School Cafeteria’s Serving Up Local Food In MA
Mass Harvest for Mass Students Week Wrap-up
The first ever Massachusetts Harvest for Students Week, organized by the Massachusetts Farm to School Project, was a celebration of locally grown food in schools across the state. The week’s goals were to highlight the work that schools all over Massachusetts are already doing to serve local food to their students, and to help more schools get started. We would like to highlight some of the wonderful, fun ways that cafeteria staffs, students, farmers and school administrators participated in this special, festive week.
Schools across the Commonwealth found new ways to showcase the importance of incorporating local foods into schools throughout the week. Somerville Public School students found themselves shucking corn alongside school administrators in preparation for a school lunch showcasing local corn, pears, melon, apples, tomatoes, and zucchini. In Chicopee, where cafeterias regularly feature potato wedges cut from fresh, local potatoes, the students enjoyed another treat: their food service director, teachers, and administrators dancing around in veggie costumes!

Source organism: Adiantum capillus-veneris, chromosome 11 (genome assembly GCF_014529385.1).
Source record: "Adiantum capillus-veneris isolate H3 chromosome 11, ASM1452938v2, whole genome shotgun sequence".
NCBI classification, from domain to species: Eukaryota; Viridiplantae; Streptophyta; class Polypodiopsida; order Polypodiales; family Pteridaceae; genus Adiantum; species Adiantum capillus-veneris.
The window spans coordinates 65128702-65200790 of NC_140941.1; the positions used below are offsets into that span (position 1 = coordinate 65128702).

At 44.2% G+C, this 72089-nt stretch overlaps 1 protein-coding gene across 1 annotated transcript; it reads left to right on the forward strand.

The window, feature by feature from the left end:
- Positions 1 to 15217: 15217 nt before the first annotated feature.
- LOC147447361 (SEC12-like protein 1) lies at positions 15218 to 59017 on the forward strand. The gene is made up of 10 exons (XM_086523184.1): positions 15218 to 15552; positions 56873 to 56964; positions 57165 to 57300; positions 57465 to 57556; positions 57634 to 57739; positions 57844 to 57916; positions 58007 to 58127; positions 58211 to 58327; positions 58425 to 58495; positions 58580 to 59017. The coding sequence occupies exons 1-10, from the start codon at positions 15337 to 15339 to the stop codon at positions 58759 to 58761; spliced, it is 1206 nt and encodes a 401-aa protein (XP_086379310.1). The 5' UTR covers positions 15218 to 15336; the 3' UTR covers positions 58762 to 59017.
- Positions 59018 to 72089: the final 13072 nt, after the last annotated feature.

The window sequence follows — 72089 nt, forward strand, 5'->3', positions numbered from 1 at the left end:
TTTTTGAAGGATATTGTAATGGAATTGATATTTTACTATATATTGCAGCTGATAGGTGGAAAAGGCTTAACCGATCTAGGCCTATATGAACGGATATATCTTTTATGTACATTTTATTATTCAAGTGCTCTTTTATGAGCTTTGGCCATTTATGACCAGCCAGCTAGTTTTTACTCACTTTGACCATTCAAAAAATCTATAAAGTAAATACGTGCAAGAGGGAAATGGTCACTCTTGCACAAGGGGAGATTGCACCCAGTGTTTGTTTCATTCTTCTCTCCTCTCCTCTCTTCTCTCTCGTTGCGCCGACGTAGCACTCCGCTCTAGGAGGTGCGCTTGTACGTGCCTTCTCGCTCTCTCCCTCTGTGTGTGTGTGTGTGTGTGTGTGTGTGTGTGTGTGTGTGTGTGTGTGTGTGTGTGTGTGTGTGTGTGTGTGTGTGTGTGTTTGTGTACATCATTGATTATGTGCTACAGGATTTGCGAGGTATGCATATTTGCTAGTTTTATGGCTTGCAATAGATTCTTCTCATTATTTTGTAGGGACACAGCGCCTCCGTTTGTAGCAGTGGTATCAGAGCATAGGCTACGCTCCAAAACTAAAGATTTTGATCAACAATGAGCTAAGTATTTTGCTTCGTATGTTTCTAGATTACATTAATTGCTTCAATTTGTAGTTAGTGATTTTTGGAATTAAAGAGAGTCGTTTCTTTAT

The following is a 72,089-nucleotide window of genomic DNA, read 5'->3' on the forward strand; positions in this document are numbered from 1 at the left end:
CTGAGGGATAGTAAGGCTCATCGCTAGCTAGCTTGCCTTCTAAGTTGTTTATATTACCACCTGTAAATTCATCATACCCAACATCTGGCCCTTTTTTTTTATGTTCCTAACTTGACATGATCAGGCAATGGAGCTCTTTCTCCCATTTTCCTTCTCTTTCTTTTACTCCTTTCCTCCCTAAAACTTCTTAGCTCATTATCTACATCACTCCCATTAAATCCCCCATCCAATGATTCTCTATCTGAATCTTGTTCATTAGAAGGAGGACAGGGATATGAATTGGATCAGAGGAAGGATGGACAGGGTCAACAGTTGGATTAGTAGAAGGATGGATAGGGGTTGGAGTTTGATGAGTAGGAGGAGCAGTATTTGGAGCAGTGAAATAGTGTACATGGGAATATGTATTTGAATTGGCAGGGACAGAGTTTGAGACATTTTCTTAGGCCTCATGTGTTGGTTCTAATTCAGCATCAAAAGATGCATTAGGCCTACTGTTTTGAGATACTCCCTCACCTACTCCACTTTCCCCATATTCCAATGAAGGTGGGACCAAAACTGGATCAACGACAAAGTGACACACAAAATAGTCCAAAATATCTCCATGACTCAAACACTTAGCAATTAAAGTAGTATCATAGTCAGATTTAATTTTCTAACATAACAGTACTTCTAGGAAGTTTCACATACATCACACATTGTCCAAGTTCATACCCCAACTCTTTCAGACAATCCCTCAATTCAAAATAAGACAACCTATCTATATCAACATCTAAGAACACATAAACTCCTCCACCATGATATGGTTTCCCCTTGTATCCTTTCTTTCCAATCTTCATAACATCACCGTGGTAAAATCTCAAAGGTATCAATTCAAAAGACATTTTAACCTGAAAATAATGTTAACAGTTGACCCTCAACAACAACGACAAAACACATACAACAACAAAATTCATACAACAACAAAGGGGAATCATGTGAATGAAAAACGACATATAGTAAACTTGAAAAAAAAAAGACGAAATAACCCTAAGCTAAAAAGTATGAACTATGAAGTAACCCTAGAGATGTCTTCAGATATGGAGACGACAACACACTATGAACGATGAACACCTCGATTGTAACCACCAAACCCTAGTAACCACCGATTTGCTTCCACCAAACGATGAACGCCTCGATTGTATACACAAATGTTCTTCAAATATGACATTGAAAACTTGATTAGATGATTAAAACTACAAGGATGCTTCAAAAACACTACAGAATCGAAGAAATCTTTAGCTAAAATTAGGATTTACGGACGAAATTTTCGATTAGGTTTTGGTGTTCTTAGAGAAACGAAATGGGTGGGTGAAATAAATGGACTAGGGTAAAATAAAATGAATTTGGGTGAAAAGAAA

The week gave many districts, like Chicopee and Worchester, the opportunity to get the word out about their ongoing relationships with local farmers, while roughly thirty school districts took advantage of the chance to test the waters of buying locally.
Cafeterias were not the only locations to see some local food action, as a variety of other programs were conducted throughout the week. The Wood School in Plainville, MA held an assembly that featured a performance group called FoodPlay, which had kids dancing and laughing while learning about the importance of eating healthy foods. And at Gateway Regional School, special education students took a field trip to a local orchard where they got to tour the farm and pick their own apples.
Approximately 100 Massachusetts school districts and colleges put local foods on their menus for the Mass Harvest for Students Week. According to Kelly Erwin, Managing Consultant for the Mass Farm to School Project, schools that buy locally often see a financial benefit because more students buy school lunches as the meals become more appetizing. Worcester Public Schools, for example, have seen a fifteen percent increase in school lunch purchases since the district began buying locally. But these benefits aren’t limited to the schools-the 50 farms providing products to local schools in Massachusetts are generating more than $700,000 in additional revenue each year. To date there are more than 85 public school districts and 13 colleges across the state serving local food on a regular basis.
(c)2007 CISA Farm to School Monthly Newsletter. Reprinted with permission.